A: I wanted to explore specific realities through each character. There are some people who work extremely hard, do everything they can, and yet find themselves defeated over and over by institutions that do not serve them. That’s Jivan. In a society with huge power differentials, what might an ordinary person do if they get a small taste of political power? What might they sacrifice, how might their thinking and morals change? That’s PT Sir. Lovely is marginalized in complex ways, and I wanted to see how somebody at the margins of society—in terms of gender identity, in terms of class—might still dream of being at the very center of public attention, by becoming a movie star! What a wild dream, but I wanted to see this person chase it with joy and hope and see what happens.
Q: Your first language was Bengali and you have talked about what it was like to first learn and to then read and write in English. How have both languages shaped your work?
A: I’m so curious to chat about this with somebody writing in English whose first language is also not English. I’m still figuring out how to articulate what the two mean. I think each language allows access to different kinds of humor and sentiment, different worlds of metaphor and imagery. Bengali can hold a great deal of pathos, a great deal of tenderness. I hope that sometimes my English leans toward my Bengali, and calls something up that might otherwise not exist. I learned English—after a lot of struggle!—when I was a kid in India, and it has been the language that I’ve read and written in for a long time. I used to think that it was a language for little yellow-haired kids in my picture books, but then I learned that it could settle into the nooks of my life, into the world familiar to me, and that continues to be a revelation.
Q: In addition to being an author you are also an editor, at Catapult. Did being an editor help you as a writer or is it kind of a curse?
A: I see the big project of my life as bringing good books into the world. Some, I hope, will be mine, and some will be written by others. To be in a role where I can boost the work of others brings me great joy. That joy feels absolutely fundamental to being able to do both.
Being an editor has helped me in practical ways—from reading many manuscripts, I had a precise sense of what kind of surprise I wanted in my sentences, what kind of movement I wanted in my scenes and chapters. I knew I wanted a story that would invite a reader in, that would entertain them while also saying something about the world.
Now that the manuscript is all done and I’m moving into the next stages of the book’s life, I find it hugely reassuring and calming to know—and this might’ve remained a little bit opaque to me had I not been an editor—that there’s a whole team of brilliant people bringing their ideas and creativity to bear on this book. I know how hard and how thoughtfully people work in order to champion a book. That makes me feel incredibly lucky.
Q: You did your undergraduate and graduate work in social anthropology. How did that shape you as a writer and editor?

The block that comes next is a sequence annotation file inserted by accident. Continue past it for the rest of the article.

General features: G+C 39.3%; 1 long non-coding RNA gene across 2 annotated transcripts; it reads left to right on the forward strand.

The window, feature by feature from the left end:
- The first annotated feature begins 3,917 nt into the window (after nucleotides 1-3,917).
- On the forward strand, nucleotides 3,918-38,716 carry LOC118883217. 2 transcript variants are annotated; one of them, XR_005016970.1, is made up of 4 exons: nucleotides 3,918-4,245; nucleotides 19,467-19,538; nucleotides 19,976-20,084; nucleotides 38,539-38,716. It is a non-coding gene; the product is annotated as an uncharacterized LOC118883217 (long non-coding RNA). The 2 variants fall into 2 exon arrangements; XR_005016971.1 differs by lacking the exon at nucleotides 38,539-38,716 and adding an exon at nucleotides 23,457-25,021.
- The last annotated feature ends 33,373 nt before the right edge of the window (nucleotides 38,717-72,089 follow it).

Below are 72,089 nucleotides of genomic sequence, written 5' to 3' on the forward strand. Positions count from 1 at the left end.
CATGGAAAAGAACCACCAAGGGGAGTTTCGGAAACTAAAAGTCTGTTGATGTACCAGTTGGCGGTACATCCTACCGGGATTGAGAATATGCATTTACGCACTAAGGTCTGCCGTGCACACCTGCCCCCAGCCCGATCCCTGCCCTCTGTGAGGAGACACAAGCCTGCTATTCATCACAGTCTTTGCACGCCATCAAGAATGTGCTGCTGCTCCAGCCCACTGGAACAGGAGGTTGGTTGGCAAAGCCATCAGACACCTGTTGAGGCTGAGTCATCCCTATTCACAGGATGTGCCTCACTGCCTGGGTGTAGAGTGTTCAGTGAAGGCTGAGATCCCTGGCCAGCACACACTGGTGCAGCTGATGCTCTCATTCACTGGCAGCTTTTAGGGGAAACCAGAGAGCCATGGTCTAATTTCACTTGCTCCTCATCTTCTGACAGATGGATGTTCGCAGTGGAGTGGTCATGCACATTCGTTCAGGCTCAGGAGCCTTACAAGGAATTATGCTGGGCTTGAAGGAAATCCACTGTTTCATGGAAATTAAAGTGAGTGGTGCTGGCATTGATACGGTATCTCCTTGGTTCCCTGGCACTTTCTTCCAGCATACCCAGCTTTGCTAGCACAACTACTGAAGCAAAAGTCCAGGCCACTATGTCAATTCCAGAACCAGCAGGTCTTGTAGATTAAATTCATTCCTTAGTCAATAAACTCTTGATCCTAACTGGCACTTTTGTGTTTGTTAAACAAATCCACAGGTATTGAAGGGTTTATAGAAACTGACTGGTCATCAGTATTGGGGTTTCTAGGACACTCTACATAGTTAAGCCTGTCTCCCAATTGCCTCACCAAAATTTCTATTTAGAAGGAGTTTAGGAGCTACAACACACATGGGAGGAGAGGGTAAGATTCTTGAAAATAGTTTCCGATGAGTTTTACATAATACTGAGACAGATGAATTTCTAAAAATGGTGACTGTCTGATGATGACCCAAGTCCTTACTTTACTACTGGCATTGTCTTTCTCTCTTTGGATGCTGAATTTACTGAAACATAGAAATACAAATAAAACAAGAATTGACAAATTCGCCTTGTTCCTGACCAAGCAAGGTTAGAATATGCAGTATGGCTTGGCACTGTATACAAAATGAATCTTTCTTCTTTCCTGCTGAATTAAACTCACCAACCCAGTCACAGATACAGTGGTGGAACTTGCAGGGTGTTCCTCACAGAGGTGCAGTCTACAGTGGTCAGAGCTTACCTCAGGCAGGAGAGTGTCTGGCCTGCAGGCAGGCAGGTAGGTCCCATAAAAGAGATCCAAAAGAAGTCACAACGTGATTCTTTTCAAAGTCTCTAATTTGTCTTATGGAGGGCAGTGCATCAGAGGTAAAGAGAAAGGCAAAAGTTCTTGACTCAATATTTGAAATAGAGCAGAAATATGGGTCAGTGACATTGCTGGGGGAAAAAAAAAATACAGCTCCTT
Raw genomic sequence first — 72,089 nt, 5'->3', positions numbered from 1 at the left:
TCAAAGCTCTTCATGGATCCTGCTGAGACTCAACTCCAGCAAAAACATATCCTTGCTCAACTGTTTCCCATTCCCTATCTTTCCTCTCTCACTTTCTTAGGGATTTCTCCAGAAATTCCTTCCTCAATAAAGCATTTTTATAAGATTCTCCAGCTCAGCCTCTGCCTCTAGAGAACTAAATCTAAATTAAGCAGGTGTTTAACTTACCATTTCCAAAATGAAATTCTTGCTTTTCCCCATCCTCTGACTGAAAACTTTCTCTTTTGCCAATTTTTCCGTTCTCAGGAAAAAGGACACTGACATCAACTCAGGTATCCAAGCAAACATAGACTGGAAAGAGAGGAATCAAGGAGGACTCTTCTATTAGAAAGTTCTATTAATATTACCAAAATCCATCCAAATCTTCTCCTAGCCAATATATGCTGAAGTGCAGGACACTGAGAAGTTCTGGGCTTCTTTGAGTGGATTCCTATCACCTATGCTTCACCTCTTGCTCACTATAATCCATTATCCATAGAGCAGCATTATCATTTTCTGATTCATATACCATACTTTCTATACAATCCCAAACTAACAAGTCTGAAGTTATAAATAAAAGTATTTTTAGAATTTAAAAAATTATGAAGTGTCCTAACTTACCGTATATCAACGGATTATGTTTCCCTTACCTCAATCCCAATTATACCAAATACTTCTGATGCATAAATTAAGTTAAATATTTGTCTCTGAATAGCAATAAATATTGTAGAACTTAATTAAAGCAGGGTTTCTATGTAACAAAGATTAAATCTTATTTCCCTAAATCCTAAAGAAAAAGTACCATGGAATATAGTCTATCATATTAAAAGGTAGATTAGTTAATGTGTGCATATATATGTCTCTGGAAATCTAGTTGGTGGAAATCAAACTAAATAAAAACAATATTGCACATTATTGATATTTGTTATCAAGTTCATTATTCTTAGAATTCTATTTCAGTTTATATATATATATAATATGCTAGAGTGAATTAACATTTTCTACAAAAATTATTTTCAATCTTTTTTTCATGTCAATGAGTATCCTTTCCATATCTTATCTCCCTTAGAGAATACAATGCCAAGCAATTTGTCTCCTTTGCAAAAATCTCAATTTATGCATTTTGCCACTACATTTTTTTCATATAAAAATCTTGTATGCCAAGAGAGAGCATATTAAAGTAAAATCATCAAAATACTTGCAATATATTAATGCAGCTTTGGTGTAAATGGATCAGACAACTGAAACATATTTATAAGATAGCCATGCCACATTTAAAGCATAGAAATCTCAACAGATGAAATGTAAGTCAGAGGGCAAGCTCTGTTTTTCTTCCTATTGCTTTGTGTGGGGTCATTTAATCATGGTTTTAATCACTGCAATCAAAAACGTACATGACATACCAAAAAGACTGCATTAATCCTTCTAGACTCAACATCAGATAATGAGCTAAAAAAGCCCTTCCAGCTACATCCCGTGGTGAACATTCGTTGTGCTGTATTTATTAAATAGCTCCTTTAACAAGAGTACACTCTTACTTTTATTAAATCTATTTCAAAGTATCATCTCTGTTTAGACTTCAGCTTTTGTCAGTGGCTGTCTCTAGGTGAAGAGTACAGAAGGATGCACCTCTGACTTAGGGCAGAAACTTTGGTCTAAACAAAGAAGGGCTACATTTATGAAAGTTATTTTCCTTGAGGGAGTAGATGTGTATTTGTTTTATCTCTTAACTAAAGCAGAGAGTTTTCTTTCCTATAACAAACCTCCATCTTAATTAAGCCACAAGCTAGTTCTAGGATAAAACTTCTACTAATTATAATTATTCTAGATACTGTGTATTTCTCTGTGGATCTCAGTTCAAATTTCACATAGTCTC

A: In undergrad, I studied abroad (well, I was already studying abroad in the US, but!) in Uganda and Rwanda, studying post-conflict development. As a graduate student, I did fieldwork in Senegal, following an aid project which was putting computers in public schools for the first time. In all of those places, a big part of my task was to listen to other people’s stories, be attentive to other perspectives, to listen for what was unexpected, what didn’t follow the expected narrative. Social anthropology is all about that. It taught me so much about complexity and nuance in storytelling. It taught me how to look inward and examine what I brought into a situation, too. Everything anthropology taught me, I think, can be transported into the toolkit of a fiction writer.
Q: What are some of the books that have been most formative for you?
A: I think we all have, and deserve to have, our own canons! I’m a big fan of Jhumpa Lahiri’s and Arundhati Roy’s. Amy Hempel’s stories. Daniyal Mueenuddin’s In Other Rooms, Other Wonders. NoViolet Bulawayo’s We Need New Names. When I was a kid, I loved reading travelogues (Paul Theroux’s The Great Railway Bazaar was a favorite) and mystery stories (Satyajit Ray’s Feluda stories, Agatha Christie, the Nancy Drew novels), and I learned important lessons about velocity and suspense from them. I grew up reading Tagore’s short stories and poems, like all Bengalis; R. K. Narayan’s Malgudi stories; and books like Mulk Raj Anand’s Coolie, which helped me think about class and justice in literature.
I do feel like I learned to think much more deeply in college, after I was free of India’s education system, which emphasizes rote learning and exams. So I have great fondness for certain books I read in college, like E. E. Evans Pritchard’s 1937 text (yes, it’s a book of anthropology) Witchcraft, Oracles, and Magic Among the Azande. If you’re reading this and you’ve read that book, I hope we get to chat about what we each felt about that book!
I learn so much from every book I read, and each book feels formative in its own way—it contributes to teaching me about scene or movement or lines or endings, or a certain topic. Lately I’ve been grateful for some extraordinary books: Snigdha Poonam’s Dreamers, Chia-Chia Lin’s The Unpassing, Helen Phillips’ The Need, Angie Cruz’s Dominicana. I’m reading a novel called The Long March, by Namita Waikar, and it’s teaching me about farmers’ movements.
I love reading longform journalism, and have to shout out The California Sunday Magazine and The Caravan for their outstanding work. I love Anjan Sundaram’s book Bad News, which is all about journalists in Rwanda. There are so many books and stories and writers I could chat with you about!